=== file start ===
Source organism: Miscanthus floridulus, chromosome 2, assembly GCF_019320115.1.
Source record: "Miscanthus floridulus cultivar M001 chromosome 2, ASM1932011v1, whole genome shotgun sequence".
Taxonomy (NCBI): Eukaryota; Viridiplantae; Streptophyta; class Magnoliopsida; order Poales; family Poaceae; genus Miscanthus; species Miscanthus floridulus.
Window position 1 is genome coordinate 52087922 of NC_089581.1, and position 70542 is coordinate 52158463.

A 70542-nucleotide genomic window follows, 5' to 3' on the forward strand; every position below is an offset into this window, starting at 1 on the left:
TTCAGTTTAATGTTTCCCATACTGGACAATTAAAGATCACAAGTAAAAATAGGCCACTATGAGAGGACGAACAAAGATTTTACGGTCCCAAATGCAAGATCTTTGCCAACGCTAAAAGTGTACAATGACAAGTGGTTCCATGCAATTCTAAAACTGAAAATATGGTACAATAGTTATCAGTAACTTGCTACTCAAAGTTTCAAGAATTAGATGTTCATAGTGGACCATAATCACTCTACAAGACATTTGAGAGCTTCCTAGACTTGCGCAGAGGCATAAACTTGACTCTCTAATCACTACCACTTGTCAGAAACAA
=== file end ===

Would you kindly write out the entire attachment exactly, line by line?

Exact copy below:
Source organism: Miscanthus floridulus, chromosome 2, assembly GCF_019320115.1.
Source record: "Miscanthus floridulus cultivar M001 chromosome 2, ASM1932011v1, whole genome shotgun sequence".
Taxonomy (NCBI): Eukaryota; Viridiplantae; Streptophyta; class Magnoliopsida; order Poales; family Poaceae; genus Miscanthus; species Miscanthus floridulus.
Window position 1 is genome coordinate 52087922 of NC_089581.1, and position 70542 is coordinate 52158463.

A 70542-nucleotide genomic window follows, 5' to 3' on the forward strand; every position below is an offset into this window, starting at 1 on the left:
TTCAGTTTAATGTTTCCCATACTGGACAATTAAAGATCACAAGTAAAAATAGGCCACTATGAGAGGACGAACAAAGATTTTACGGTCCCAAATGCAAGATCTTTGCCAACGCTAAAAGTGTACAATGACAAGTGGTTCCATGCAATTCTAAAACTGAAAATATGGTACAATAGTTATCAGTAACTTGCTACTCAAAGTTTCAAGAATTAGATGTTCATAGTGGACCATAATCACTCTACAAGACATTTGAGAGCTTCCTAGACTTGCGCAGAGGCATAAACTTGACTCTCTAATCACTACCACTTGTCAGAAACAA